UPDATE: The Islamic State has claimed responsibility for two bombings in Egypt on Palm Sunday that claimed the lives of at least 37 people.
At least 11 people were killed and 33 injured in an explosion at Saint Mark’s Coptic Orthodox Church in Alexandria on Sunday, according to a statement by Ministry of Health spokesperson Khaled Megahed. The incident occurred just minutes following the departure of the leader of Coptic Orthodox Christians in Egypt, Pope Tawadros II. Among the dead is the head of the investigation bureau of Al-Attarin district.
The attack came on the came on the same day as the bombing at Mar Girgis (St. George) Coptic Orthodox Church in Tanta. The church was full of worshippers who had come to celebrate Palm Sunday. At least 26 were killed and another 71 wounded. Nine of the dead were reportedly priests.
These two attacks are the latest in a string of assaults on Christians in Egypt, who make up but 10 percent of the country’s population of 92 million. They came just days after a visit to President Trump from Egypt’s President Abdel Fattah Al-Sisi and weeks before a scheduled visit by Pope Francis.
Television coverage of the attack showed scores bloodied corpses and wounded, including women and children within the church, which is located in a small town in the Nile Delta. No party has claimed responsibility for the attack. However, the Muslim Brotherhood -- which was founded in Egypt and briefly held power under President Mohammed Morsi -- has long been involved in acts of terrorism and persecution directed at Christians. Muslim terrorists have battled Egyptian security forces in the Sinai Peninsula and are now feared to be directing their focus on civilians.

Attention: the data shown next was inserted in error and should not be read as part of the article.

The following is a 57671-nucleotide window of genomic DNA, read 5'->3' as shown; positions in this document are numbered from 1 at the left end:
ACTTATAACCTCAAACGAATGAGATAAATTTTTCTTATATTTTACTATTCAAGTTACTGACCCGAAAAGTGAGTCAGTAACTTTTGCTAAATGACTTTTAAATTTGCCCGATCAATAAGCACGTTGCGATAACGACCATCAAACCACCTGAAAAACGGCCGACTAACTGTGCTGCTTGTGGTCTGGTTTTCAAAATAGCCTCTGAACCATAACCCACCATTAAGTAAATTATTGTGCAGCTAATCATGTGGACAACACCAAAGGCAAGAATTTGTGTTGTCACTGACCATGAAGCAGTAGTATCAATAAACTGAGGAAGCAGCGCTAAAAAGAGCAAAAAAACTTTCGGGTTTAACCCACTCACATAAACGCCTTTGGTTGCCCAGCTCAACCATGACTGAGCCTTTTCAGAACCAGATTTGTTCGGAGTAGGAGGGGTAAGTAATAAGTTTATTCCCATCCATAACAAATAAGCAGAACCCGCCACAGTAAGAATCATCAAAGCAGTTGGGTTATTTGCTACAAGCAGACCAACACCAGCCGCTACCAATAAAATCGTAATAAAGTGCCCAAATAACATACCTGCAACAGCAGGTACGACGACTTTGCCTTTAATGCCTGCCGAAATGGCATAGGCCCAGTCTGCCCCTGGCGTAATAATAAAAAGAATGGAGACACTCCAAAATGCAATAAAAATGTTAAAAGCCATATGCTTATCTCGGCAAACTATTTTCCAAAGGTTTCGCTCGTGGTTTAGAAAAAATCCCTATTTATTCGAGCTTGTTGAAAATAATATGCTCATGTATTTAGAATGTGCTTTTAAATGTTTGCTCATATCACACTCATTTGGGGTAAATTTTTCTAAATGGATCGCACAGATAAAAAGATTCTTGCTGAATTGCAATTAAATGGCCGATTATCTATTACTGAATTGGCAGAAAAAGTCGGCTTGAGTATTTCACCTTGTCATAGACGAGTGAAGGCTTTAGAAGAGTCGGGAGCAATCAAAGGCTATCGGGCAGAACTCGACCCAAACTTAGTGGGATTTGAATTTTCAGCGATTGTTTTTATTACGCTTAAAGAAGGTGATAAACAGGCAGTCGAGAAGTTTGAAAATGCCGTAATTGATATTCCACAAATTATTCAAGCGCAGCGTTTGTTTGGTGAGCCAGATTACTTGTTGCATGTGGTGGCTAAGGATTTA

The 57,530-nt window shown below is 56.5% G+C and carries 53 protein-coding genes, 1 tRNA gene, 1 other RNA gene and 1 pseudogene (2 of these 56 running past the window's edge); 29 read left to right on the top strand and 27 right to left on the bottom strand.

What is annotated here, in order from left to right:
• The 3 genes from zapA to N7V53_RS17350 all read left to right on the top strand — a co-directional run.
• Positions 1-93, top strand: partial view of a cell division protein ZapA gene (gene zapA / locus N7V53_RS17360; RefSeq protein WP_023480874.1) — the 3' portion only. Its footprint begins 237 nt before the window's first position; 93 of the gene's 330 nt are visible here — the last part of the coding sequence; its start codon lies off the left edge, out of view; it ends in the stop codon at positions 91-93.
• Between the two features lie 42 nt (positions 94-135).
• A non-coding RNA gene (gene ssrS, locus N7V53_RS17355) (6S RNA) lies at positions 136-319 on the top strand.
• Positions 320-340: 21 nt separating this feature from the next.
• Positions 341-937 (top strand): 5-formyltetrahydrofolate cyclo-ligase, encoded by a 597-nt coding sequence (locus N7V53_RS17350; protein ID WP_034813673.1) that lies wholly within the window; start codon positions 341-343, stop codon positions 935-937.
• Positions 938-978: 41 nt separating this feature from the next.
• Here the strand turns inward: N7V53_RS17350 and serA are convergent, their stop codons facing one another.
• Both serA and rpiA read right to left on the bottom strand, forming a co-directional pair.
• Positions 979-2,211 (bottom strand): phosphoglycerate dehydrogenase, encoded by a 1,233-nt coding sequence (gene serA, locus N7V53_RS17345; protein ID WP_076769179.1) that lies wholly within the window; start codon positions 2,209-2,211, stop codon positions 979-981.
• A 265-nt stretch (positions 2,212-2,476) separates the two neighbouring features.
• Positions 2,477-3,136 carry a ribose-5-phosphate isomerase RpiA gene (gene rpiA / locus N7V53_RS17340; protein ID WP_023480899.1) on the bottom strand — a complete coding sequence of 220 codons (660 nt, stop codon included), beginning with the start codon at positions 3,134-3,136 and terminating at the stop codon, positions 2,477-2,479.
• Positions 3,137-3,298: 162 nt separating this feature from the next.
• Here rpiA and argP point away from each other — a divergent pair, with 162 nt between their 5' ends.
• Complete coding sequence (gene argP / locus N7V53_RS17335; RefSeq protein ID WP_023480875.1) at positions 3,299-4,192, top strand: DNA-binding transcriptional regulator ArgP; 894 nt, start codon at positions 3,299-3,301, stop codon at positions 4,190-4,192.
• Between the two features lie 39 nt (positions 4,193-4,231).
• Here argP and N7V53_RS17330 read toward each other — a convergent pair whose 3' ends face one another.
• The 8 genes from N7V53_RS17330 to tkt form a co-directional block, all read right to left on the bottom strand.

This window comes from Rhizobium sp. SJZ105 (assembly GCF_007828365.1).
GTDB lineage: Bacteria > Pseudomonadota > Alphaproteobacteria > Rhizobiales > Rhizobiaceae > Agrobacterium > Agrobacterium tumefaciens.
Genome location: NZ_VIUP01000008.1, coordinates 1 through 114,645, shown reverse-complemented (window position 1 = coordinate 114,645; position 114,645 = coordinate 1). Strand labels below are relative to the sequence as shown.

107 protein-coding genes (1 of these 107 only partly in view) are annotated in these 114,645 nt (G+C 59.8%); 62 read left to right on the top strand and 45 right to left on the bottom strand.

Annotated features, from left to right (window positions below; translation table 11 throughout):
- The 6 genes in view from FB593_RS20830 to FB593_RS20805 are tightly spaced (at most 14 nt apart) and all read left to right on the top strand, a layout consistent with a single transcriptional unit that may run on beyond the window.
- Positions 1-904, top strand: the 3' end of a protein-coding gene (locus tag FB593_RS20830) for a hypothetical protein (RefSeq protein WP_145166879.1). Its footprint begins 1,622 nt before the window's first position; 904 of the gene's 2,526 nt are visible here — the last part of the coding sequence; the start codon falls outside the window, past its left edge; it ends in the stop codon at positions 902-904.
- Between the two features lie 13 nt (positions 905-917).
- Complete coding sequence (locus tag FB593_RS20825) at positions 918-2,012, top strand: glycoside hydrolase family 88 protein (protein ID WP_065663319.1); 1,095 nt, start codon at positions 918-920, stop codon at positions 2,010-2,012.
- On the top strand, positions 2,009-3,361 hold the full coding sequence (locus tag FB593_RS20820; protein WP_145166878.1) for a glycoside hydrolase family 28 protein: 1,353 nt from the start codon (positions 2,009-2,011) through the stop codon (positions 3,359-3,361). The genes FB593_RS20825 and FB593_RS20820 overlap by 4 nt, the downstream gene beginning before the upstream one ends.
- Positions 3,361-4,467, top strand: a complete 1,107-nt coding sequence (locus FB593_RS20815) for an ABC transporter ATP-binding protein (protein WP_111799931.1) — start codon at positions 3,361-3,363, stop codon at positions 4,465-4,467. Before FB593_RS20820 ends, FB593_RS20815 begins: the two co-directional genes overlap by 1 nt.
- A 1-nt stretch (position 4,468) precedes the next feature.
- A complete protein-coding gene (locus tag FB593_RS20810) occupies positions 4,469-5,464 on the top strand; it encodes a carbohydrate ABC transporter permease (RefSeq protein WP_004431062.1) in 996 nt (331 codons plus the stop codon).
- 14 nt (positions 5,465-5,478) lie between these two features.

Christians largely supported Morsi’s overthrow in 2013, thus inspiring revenge among Muslim terrorists.
In response to the attack, Pope Francis expressed "deep condolences to my brother, Pope Tawadros II, the Coptic church and all of the dear Egyptian nation." New of the bomb attack came as the pontiff was celebrating Palm Sunday in St. Peter's Square.
A group affiliated with the Islamic State (ISIS) claimed responsibility for a suicide bombing at a church in Cairo in December that killed 30 worshippers, most of whom were women. A series of killings in northern Sinai have led hundreds of Christians to flee. Describing Christians as “infidels” in a recently-released video, the ISIS-affiliated terrorists vowed to kill more Christians. The group has also claimed responsibility for shooting down a Russian passenger jet in 2015. All 224 passengers and crew on the plane died, wreaking havoc on Egypt’s tourist industry.
An April 1 bomb attack on a police training facility in Tanta has been claimed by a terrorist group called Liwa al-Thawra. That attack wounded 16 people. The group is believed to be affiliated with the banned Muslim Brotherhood, targeting security forces while claiming that it has not harmed Christians.
Videos below show the moments of the bomb's detonation. GRAPHIC: